House Speaker Thomas P. O'Neill Jr. (D-Mass.) appealed to President Carter yesterday to delay indefinitely the planned sale of jet warplanes to Middle Eastern countries or face defeat on the issue in Congress. But Carter, saying "these proposals are in the national interest," refused to yield.
Carter said in a press conference that he might put off submission of the controversial arms sales for two or three days at the most due to current negotiations with lawmakers, and some congressional sources said the proposals might be sent to the Capitol on Friday.
Secretary of State Cyrus R. Vance met with several concerned senators late yesterday, but there was no indication that a compromise agreement is likely. After meeting with Vance, Sen. Frank Church (D-Idaho), ranking member of the Senate Foreign Relations Committee, said the Carter administration has "settled on the course it intends to take" and that "a confrontation is inevitable."
Vance will meet senior members of the Foreign Relations Committee this morning for further discussions. The original administration plan was to send the warplane proposals to Congress shortly after that meeting. The Senate committee, in turn, scheduled a business meeting for this afternoon, and there were suggestions that a resolution of disapproval might be passed by the committee at that time.
In order to block an arms sale proposed by the executive branch, both houses of Congress must vote resolutions of disapproval within 30 days after its submission. The Carter administration scheduled submission of the Middle East warplane sales for this week so Congress would have time to consider them before the Memorial Day recess.
Israeli Foreign Minister Moshe Dayan, who arrived here yesterday afternoon for talks with Vance, reiterated his country's opposition to the planned sale of jet aircraft to Saudi Arabia and Egypt. Remarks by Dayan as he embarked in Tel Aviv were interpreted in some news reports as a declaration that Israel is willing to do without warplanes it was promised if this is the price of denying planes to the Arab states. But a senior Israeli Embassy official here denied interpretation, saying it is not the Israeli position.
In his press conference, Carter said that technically Congress will be presented with separate notifications that the U.S. plans to sell 75 F16s to Israel, 15 F15s to Israel, 60 F15s to Saudi Arabia and 50 F15s to Egypt. But the president reiterated that "I look on them as a package" and repeated that if any of the sales is disapproved, he intends to withdraw all of them.
The linking of the Israeli sale with those to Arab states is one of the most controversial aspects of the plan. Congressional sources said there is more sentiment to vote disapproval of the entire package than simply to vote disapproval of the most hotly contested sale, that to Saudi Arabia.
O'Neill, talking to reporters after a meeting of House and Senate Democratic leaders, said he was appealing for "a substantial delay" because "I just think it's follhardy to send up something you can't win on."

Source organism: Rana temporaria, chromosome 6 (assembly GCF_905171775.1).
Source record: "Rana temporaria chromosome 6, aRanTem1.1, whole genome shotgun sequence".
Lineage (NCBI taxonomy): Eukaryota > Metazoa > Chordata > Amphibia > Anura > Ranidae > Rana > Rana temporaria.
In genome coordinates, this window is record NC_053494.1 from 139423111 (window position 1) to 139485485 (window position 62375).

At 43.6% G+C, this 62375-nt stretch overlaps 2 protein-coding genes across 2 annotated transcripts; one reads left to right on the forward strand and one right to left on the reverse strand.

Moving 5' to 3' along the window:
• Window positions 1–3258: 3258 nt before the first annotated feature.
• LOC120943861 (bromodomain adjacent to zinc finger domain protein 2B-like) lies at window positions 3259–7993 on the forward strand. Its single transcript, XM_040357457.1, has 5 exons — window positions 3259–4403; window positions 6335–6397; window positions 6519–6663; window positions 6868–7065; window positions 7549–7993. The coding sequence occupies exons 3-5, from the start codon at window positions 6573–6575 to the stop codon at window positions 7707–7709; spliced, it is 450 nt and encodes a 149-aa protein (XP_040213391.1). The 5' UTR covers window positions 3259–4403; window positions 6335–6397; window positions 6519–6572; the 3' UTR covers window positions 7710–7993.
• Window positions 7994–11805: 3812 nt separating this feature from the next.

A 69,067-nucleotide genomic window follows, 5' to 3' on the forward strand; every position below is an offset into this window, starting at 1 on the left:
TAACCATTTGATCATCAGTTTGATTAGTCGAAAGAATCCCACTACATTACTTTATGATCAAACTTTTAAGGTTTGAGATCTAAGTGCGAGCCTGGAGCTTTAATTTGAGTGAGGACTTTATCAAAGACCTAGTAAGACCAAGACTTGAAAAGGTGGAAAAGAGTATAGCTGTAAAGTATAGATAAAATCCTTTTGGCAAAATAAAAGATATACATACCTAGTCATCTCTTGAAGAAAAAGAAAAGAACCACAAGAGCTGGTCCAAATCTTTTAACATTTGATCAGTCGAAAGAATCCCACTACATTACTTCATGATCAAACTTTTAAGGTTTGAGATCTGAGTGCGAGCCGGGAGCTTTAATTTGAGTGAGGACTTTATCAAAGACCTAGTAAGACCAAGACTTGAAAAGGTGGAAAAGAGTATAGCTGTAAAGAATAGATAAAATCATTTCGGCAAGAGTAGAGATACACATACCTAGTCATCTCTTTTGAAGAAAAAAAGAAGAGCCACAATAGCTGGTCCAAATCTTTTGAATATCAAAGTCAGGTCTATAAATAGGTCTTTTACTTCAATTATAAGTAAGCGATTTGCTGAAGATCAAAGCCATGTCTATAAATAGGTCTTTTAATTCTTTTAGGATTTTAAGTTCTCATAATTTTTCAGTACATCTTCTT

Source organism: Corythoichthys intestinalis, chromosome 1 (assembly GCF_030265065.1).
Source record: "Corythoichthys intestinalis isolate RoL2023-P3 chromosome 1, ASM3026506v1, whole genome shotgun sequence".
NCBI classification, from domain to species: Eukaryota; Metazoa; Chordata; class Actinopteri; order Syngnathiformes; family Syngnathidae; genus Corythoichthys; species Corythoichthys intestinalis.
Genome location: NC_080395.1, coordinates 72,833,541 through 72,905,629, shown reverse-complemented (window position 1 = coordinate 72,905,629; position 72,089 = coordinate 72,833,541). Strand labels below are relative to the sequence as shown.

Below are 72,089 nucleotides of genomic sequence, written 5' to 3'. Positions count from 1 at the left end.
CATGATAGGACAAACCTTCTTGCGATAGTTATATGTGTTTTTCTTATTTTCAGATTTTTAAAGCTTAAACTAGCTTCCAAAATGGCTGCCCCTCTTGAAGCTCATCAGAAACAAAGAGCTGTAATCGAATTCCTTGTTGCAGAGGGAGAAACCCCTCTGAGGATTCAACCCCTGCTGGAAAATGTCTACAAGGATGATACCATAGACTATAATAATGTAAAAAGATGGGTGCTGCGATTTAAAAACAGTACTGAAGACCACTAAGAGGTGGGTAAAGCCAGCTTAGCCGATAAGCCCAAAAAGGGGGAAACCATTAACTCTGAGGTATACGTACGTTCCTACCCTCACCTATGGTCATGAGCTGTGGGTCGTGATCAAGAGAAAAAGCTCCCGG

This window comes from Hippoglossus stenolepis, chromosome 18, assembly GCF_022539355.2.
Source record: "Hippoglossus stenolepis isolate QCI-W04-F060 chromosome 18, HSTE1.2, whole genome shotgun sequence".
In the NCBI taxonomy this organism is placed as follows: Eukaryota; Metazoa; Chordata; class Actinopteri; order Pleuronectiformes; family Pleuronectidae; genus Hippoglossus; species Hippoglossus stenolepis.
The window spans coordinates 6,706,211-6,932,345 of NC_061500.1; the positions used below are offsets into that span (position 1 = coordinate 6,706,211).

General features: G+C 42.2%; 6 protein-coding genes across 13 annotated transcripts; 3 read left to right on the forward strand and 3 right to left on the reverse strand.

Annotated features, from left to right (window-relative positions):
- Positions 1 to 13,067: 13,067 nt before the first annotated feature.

"By my reading the president doesn't have the votes either in the [House International Relations] Committee or on the floor," said O'Neill. He suggested that the arms sale package be withheld until relations between Israel and Egypt improve - in effect, for an indefinite time.
The Speaker said Senate Democratic Leader Robert C. Byrd (W-Va.) joined in advising Carter to delay: But a spokesman for Byrd said the senator had suggested on a temporary posponement in the interest of negotiations rather than a lengthy delay.
House Republican Leader John J. Rhodes (Ariz.) released a letter to Carter, dated Monday, urging that the proposed warplanes sales not be viewed as a package. Rhodes called for nearly doubling the number of jets to be supplied to Israel, terming the administration proposal "totally inadequate to [Israel's] defense needs."
Rhodes said that the supplies to the Arab states must be "individually weighed and considered with full awareness of the potential impact on the Middle East and the relations between the individual nations and the United States."
Sen. Charles Mc C. Mathias Jr. (R-Md.) told a news conference that "the president is inviting a resolution of disapproval if he submits this as a package." Sen. John H. Chafee (R-R.I.) said, "I think the mood of the Senate is a wish that it would go away."
White House sources continued to maintain that the arms sales have sufficient support in Congress to sustain Carter's position. The sources said Carter had repeated this assertion to O'Neill in a telephone conversation following the president's press conference.
Defending his proposals, Carter said that the Ford administration had originally committed the United States to sell either the F15 or F16 to Saudi Arabia. "They want these weapons for defensive purposes," he said.
Carter said that he renewed the U.S. commitment both last year and this year. While reiterating the U.S. commitment to the security of Isreael, Carter said that "to treat the moderate Arabs with fairness and friendship and strengthen their commitment to us in return is in the best interests of our country and of Israel."